Let’s take another look at the latest Synthetic Systems forecast, except in the light of what know about the financial context as of April 27. First I want to remind readers of the limitations I described along with the release; see Synthetic Systems 2022.25. There I pointed out that SS doesn’t reflect the impact of events outside the financial system until they have been incorporated in it. The impacts of Covid and Ukraine fall into that category. Covid has been incorporated, but the recent resurgence in China is less certain. The Ukraine war and the ongoing emergence of new responses is far from fully digested.
Another major market influence is the newly hawkish Fed. We have to acknowledge that this hawkishness is for now all rhetoric; concrete policy remains extraordinarily dovish. But this is a different kind of influence than pandemic or war … it does originate within the financial system and should be fully accounted for in SS forecasts. The only caveat to be added there is that as far as the talk goes it’s sufficiently far out in terms of standard deviations it arguably approaches black swan status.
But it’s important to bear in mind that even in the absence of extenuating factors Synthetic Systems is not infallible. It is the best forecasting I’m aware of, but is still only a tool, not a substitute for fundamentals and judgment. It produced stellar results last quarter. It called the bond market crash to a T as well as pretty much nailing stocks, bills, copper and gold. That’s just unheard of in financial forecasting. But that’s why I want to remind readers that such performance is not typical, especially on time frames that short. It’s not even designed to be that accurate on less than a quarterly basis. Moreover with the above factors considered it’s prudent to take the latest forecasts with an extra grain of salt.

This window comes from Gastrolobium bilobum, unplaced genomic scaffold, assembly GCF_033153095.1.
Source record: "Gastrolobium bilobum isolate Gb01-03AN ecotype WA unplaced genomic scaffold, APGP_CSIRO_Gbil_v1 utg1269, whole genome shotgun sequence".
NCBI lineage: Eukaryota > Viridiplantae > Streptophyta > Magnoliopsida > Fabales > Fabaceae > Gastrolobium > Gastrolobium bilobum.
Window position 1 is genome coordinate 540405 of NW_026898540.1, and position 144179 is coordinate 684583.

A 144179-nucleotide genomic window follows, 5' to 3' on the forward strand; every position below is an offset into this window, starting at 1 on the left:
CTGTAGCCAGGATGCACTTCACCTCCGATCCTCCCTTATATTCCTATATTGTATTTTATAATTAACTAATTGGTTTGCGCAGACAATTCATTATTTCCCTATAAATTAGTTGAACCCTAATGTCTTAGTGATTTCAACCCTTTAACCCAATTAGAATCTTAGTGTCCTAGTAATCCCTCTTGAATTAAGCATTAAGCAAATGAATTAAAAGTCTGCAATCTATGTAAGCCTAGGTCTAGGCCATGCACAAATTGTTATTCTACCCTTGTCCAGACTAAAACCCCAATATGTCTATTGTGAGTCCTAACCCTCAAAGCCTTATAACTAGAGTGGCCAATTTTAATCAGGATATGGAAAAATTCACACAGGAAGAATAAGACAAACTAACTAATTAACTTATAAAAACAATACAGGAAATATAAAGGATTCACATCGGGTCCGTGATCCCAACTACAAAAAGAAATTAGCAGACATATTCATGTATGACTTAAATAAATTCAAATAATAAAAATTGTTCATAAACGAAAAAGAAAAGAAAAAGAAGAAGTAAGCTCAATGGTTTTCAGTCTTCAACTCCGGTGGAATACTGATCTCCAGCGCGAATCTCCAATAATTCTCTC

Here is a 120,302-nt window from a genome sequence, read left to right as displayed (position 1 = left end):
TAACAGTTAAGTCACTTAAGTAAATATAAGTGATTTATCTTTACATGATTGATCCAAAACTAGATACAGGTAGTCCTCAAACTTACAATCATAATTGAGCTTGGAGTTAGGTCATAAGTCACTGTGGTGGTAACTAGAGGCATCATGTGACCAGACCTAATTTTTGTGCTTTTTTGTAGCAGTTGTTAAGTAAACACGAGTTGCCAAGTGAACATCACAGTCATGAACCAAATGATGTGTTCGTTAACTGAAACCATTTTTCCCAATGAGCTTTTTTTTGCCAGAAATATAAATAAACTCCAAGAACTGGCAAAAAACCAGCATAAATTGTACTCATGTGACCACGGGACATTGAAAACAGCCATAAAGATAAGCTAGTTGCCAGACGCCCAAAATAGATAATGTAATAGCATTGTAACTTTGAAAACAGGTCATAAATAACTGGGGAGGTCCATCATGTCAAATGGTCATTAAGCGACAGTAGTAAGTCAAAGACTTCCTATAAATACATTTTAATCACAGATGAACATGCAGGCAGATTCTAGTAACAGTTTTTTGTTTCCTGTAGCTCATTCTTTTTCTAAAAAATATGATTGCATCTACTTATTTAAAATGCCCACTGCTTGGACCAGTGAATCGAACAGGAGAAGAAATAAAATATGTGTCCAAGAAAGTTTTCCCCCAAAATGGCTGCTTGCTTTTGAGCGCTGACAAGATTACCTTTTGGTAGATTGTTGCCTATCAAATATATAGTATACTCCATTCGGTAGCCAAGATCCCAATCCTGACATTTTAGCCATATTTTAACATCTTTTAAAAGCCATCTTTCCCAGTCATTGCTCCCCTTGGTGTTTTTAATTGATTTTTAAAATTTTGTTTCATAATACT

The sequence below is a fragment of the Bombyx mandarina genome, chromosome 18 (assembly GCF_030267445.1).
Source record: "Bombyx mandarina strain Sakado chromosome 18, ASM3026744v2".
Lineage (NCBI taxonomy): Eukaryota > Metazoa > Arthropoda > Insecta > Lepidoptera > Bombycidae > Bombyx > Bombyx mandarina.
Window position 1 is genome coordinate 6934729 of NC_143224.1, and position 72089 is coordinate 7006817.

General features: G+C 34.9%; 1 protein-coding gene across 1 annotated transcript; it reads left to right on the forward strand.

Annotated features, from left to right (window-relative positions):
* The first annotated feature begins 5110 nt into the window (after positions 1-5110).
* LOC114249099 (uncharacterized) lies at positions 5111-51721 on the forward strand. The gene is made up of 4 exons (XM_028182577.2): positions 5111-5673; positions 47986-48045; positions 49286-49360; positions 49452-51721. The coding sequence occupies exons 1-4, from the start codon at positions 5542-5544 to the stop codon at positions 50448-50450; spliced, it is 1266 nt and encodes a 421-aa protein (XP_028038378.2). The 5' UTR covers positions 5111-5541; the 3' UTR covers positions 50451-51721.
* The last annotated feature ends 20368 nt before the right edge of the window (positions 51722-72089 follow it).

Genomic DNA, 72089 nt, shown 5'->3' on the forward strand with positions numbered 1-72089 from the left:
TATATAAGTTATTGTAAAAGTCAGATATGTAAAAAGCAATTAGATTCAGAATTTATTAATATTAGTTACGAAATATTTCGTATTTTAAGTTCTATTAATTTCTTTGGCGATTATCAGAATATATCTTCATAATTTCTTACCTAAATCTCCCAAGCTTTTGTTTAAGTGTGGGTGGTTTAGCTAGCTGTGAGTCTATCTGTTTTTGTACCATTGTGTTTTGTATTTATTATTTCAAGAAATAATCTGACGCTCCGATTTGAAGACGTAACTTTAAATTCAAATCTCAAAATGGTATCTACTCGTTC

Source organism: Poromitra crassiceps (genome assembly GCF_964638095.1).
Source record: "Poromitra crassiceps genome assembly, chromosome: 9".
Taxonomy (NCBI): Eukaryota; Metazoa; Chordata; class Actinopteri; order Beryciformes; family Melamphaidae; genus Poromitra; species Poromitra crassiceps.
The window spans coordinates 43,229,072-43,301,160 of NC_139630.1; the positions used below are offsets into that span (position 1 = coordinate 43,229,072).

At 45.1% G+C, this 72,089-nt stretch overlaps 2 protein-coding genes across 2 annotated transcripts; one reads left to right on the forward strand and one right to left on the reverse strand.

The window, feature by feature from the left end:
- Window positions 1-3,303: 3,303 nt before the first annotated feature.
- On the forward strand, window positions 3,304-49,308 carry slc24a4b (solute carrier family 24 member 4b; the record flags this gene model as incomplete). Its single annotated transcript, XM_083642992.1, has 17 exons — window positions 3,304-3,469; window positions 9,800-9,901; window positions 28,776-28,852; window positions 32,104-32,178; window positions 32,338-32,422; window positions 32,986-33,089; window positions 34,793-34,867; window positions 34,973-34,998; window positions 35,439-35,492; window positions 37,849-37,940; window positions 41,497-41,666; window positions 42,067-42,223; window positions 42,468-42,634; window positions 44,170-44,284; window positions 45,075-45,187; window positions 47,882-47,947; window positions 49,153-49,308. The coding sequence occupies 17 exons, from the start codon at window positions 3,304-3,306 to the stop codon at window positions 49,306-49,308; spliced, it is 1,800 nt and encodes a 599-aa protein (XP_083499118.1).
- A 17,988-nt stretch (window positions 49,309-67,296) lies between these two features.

Let’s take stocks as an example. SS is unequivocally calling for a summer rally. Yet it’s hard to imagine such performance in light of a Fed that’s barely stopped just short of coming right out and saying it wants stock prices to go down. That’s a tough nut to crack. How might SS err on that front? I can only speculate that there very well could be such a summer rally, but from what levels?
Or maybe against all apparent odds stocks do proceed pretty much as SS expects, and it’s my judgment that’s all wet.
The reemergence of covid in China may be pressuring commodities like copper. Meanwhile the latest action in gold may actually be following the SS script much more closely than it has a right to. It shot up on the outbreak of the Ukraine war, but then sold off, appeared to stabilize, then began to sell off again. We are well within the time frame where we would have to call that a successful call. Gold is trading at a historical premium to other elementary commodities, but has powerful fundamental arguments in favor of owning it. If it does indeed fall much further in price in the coming weeks, those fundamentals will come to the fore and if I’m smart enough will take it as an invitation to increase positions.
3 thoughts on “Market Update”
Thanks for further elaborating on SS and its strengths and limitations. Honesty in the financial arena is almost non existent.
I once heard an Australian politician refer to another politician by stating that “he’s fairly economical with the truth”. I thought that was a rather diplomatic way of saying “he’s lying”.
commodities [including commodity-related stocks] look like a better bet than equities, both in your ss projections and for fundamental reasons [energy shortages, fertilizer shortages most notably]. today my commodity positions are getting hit, but not as badly as the broad market.
Thanks, JK. Agreed. I see the same thing from another angle … the rising blue line. Commodities are strong but the USD is too, a horse race where each takes turns in the lead. Commodity prices rise or fall depending on whether commodity values or dollar values get ahead by a neck. Own both and your odds of outpacing the equities crowd are pretty good.